After several stormy days in otherwise bucolic Southern Oregon, today opened to near perfect bluebird conditions – sunny, crisp, and clear, with just a hint of clouds for contrast. Rummaging through our list of low-altitude, snow-not-ready-yet-for-snowshoes, Winter hiking options, we came up with the Payette Trail (USFS #970). This hiking and mountain biking trail runs for about nine nearly level miles along the eastern shore of Applegate Lake, an Army Corps of Engineers managed reservoir on the Upper Applegate River. The reservoir’s pool elevation can change by 100 feet or more annually in response to seasonal rainfall. So it looks like a real lake in mid-summer but a large mud bathtub in mid-winter. Nonetheless the trails around it are good ones, and all offer some pretty vistas if you accept the “lake” for what it is.
We did this hike as a shuttle, leaving The LovedOne’s car at the French Gulch Trailhead (ample paved parking but no amenities) and then driving around to the Manzanita Trailhead (limited dirt parking, no amenities) near the south end of the lake. From here, the Payette Trail descends on an old road,
to a signed junction where it leaves the old road, continues down to just above the high water level, levels out, and starts offering views of the lake. The popular Da-Ku-Be-Te-De Trail (USFS #940) runs along the west side of the lake here and eventually joins the Collings Mountain Trail (USFS #943), which passes the world famous Bigfoot Trap near its north end.
The Payette Trail then continues on along the edge of the lake. It’s mostly level for its whole length, which makes it popular as an easy, beginner mountain bike ride.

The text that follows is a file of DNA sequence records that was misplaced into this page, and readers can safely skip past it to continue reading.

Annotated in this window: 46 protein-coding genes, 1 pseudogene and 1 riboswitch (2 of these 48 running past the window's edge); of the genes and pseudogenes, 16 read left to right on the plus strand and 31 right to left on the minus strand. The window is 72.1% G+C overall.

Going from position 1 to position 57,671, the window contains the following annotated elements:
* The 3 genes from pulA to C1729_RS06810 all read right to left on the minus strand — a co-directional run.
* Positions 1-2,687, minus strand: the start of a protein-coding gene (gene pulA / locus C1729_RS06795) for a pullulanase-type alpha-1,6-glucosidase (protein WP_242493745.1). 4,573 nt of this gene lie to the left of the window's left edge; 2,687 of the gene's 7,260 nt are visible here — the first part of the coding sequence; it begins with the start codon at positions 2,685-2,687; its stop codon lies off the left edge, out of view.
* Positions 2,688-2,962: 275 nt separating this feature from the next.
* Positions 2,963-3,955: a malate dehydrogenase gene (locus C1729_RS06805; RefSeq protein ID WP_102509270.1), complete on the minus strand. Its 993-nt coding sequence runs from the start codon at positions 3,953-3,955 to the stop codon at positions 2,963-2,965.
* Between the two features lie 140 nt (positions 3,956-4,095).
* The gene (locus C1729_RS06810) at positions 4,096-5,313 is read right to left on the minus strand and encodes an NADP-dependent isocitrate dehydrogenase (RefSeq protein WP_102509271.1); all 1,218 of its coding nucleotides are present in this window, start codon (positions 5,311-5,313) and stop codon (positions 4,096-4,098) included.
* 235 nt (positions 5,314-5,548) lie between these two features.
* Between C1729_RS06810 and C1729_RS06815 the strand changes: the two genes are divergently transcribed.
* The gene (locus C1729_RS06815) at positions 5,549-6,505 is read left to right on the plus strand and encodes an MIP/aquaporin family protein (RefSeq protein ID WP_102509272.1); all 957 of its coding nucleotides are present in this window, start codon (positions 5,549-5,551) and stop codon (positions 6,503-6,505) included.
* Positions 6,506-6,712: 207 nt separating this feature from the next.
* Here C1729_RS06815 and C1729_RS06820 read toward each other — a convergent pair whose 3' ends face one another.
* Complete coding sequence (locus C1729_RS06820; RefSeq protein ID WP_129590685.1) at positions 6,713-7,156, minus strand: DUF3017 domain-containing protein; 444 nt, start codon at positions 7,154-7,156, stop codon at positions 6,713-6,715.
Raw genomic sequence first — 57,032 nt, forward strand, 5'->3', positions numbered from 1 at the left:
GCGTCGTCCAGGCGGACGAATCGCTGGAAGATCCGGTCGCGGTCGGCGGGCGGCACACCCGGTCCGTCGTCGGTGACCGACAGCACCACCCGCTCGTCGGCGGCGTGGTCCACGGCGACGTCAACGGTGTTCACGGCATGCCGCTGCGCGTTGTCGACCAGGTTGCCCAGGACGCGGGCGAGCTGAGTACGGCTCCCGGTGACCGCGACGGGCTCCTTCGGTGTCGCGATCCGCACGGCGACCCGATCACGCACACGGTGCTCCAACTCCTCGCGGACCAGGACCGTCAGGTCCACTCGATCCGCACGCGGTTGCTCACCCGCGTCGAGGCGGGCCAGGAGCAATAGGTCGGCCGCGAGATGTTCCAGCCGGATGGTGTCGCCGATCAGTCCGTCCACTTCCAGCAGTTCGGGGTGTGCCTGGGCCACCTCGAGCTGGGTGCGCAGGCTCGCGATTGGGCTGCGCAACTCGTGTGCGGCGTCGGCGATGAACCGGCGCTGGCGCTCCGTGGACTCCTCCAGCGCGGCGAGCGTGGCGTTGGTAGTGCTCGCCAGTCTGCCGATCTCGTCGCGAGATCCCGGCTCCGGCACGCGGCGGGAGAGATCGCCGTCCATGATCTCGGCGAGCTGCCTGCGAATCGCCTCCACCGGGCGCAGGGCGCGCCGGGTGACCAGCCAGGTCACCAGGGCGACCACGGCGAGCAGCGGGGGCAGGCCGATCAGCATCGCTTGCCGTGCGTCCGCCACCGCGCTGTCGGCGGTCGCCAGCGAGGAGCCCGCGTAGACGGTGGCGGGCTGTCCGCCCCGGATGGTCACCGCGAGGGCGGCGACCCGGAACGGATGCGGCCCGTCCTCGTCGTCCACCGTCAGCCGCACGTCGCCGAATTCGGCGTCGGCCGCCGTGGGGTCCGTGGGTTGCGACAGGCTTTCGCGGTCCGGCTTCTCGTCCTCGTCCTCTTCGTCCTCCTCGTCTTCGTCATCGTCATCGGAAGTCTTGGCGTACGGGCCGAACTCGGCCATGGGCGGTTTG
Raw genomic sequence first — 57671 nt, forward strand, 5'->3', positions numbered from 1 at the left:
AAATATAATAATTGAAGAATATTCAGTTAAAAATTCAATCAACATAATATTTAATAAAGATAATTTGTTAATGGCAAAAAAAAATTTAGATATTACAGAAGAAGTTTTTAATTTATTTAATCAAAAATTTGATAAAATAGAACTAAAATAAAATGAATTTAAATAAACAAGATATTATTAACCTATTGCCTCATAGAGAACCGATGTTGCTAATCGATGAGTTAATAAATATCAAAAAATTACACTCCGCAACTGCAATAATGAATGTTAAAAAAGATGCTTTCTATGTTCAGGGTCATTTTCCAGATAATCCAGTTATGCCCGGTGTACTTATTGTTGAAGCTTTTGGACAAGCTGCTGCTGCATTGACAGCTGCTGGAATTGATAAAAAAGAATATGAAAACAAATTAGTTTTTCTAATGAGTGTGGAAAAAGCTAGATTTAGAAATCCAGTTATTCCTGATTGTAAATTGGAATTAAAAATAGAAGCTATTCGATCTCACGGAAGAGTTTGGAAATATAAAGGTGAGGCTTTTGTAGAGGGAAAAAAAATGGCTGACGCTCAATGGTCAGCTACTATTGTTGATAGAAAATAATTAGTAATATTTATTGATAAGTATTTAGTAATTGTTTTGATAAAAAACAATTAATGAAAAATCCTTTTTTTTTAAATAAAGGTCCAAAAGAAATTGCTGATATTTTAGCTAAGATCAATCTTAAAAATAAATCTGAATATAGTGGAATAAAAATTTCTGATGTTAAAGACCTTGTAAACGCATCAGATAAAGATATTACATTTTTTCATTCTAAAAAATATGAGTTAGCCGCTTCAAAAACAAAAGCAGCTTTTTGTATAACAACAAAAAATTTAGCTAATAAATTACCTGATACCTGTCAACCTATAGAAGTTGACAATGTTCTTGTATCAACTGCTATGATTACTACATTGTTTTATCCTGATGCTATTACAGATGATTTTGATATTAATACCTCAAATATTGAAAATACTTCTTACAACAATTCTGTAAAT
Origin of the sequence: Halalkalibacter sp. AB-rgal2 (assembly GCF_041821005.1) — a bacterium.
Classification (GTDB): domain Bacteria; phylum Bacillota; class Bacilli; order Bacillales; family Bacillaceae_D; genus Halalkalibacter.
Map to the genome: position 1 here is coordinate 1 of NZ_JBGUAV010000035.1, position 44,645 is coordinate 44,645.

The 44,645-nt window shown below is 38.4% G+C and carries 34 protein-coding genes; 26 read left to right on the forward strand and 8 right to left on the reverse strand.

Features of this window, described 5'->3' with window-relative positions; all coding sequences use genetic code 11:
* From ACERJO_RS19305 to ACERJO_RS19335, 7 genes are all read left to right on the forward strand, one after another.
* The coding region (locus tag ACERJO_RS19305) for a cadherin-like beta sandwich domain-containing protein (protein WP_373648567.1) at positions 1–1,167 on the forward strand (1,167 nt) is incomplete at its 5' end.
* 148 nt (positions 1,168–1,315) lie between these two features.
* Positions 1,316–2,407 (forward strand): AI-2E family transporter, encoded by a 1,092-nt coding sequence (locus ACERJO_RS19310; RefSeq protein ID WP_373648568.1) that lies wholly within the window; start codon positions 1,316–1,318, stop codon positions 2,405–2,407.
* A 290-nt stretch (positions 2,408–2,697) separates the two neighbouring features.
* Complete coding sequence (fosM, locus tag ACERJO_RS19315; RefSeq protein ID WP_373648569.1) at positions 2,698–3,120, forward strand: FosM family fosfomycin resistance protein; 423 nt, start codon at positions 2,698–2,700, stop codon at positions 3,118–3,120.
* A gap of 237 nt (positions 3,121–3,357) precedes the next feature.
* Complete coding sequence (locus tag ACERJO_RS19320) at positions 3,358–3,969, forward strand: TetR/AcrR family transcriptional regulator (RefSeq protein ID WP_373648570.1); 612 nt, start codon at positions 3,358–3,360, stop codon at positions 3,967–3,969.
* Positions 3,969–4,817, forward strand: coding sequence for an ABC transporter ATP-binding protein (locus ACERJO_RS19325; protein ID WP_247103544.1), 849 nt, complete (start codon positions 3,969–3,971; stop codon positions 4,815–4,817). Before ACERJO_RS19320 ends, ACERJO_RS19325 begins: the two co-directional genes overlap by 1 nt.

Just past Panther Gulch, the trail swings around a headland and heads east. From the headland, we got a glimpse back at the Red Buttes, now showing a foot or two of fresh snow from our recent storms (snow that will, come Spring, find its way into this lake).
All of the vascular plants have retreated into winter-time senescence, so, once again, we were encouraged to focus on the inherent beauty of the too-often overlooked, reviled, or just eaten (after a light sauté in butter) fungi.
Once the trail passes the headland, the view to the north opens up, and we could pick out peaks (Little Grayback, Baldy Peak) associated with popular low-altitude hikes starting in the Applegate Valley.
The trail then continues through mixed stands of oaks, pines, firs, and madrones,
with openings that provide some interesting abstract views of the lake and its shore.
Interspersed with these big, abstract views were much smaller ones of the mushrooms. Beetles had bored small holes in a tree – either before or after it had fallen over – then spores had found their way into these dark, moist, near perfect growth habitats and sprouted into a field of one inch tall mushrooms. Ah, yes, no niche goes unfilled…
The trail then continued along,
to Tipsu Tyee campground (USFS), which is accessible only by trail or boat. The USGS map shows it well up-slope of the lake but now it’s right on the lake’s high waterline.